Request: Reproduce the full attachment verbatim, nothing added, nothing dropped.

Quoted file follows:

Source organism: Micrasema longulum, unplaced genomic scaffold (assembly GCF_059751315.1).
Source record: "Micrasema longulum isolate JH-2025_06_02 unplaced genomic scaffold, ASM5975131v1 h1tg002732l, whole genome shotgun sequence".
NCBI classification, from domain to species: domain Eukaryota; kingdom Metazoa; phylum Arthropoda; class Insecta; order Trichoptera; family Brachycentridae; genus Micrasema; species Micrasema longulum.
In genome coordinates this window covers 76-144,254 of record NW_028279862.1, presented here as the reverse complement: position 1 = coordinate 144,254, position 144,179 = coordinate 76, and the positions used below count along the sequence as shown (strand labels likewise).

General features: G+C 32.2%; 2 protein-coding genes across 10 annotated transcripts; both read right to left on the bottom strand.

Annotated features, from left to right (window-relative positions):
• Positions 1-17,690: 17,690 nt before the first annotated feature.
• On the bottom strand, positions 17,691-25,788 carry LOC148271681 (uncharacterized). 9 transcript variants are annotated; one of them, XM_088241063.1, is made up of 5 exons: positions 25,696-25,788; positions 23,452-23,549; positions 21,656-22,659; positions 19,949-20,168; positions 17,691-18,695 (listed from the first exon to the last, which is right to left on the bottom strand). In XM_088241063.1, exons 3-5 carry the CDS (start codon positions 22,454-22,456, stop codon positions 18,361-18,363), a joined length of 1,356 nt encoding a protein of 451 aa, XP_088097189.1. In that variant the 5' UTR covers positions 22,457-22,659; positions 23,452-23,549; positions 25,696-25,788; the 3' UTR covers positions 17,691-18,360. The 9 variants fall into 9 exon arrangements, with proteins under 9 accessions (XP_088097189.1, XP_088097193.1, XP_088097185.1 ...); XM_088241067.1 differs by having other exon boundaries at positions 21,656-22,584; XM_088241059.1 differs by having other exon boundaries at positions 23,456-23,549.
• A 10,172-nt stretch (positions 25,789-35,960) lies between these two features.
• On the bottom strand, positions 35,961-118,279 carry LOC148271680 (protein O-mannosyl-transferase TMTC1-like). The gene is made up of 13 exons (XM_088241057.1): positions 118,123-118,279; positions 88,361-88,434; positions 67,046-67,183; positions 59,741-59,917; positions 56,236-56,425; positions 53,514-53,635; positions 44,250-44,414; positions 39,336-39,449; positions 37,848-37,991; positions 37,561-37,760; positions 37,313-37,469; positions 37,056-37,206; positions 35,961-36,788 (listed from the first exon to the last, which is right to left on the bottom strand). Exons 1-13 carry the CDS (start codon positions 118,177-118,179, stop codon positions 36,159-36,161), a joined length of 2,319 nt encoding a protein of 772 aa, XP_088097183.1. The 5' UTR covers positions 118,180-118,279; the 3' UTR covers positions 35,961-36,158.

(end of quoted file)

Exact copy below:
Source organism: Micrasema longulum, unplaced genomic scaffold (assembly GCF_059751315.1).
Source record: "Micrasema longulum isolate JH-2025_06_02 unplaced genomic scaffold, ASM5975131v1 h1tg002732l, whole genome shotgun sequence".
NCBI classification, from domain to species: domain Eukaryota; kingdom Metazoa; phylum Arthropoda; class Insecta; order Trichoptera; family Brachycentridae; genus Micrasema; species Micrasema longulum.
In genome coordinates this window covers 76-144,254 of record NW_028279862.1, presented here as the reverse complement: position 1 = coordinate 144,254, position 144,179 = coordinate 76, and the positions used below count along the sequence as shown (strand labels likewise).

General features: G+C 32.2%; 2 protein-coding genes across 10 annotated transcripts; both read right to left on the bottom strand.

Annotated features, from left to right (window-relative positions):
• Positions 1-17,690: 17,690 nt before the first annotated feature.
• On the bottom strand, positions 17,691-25,788 carry LOC148271681 (uncharacterized). 9 transcript variants are annotated; one of them, XM_088241063.1, is made up of 5 exons: positions 25,696-25,788; positions 23,452-23,549; positions 21,656-22,659; positions 19,949-20,168; positions 17,691-18,695 (listed from the first exon to the last, which is right to left on the bottom strand). In XM_088241063.1, exons 3-5 carry the CDS (start codon positions 22,454-22,456, stop codon positions 18,361-18,363), a joined length of 1,356 nt encoding a protein of 451 aa, XP_088097189.1. In that variant the 5' UTR covers positions 22,457-22,659; positions 23,452-23,549; positions 25,696-25,788; the 3' UTR covers positions 17,691-18,360. The 9 variants fall into 9 exon arrangements, with proteins under 9 accessions (XP_088097189.1, XP_088097193.1, XP_088097185.1 ...); XM_088241067.1 differs by having other exon boundaries at positions 21,656-22,584; XM_088241059.1 differs by having other exon boundaries at positions 23,456-23,549.
• A 10,172-nt stretch (positions 25,789-35,960) lies between these two features.
• On the bottom strand, positions 35,961-118,279 carry LOC148271680 (protein O-mannosyl-transferase TMTC1-like). The gene is made up of 13 exons (XM_088241057.1): positions 118,123-118,279; positions 88,361-88,434; positions 67,046-67,183; positions 59,741-59,917; positions 56,236-56,425; positions 53,514-53,635; positions 44,250-44,414; positions 39,336-39,449; positions 37,848-37,991; positions 37,561-37,760; positions 37,313-37,469; positions 37,056-37,206; positions 35,961-36,788 (listed from the first exon to the last, which is right to left on the bottom strand). Exons 1-13 carry the CDS (start codon positions 118,177-118,179, stop codon positions 36,159-36,161), a joined length of 2,319 nt encoding a protein of 772 aa, XP_088097183.1. The 5' UTR covers positions 118,180-118,279; the 3' UTR covers positions 35,961-36,158.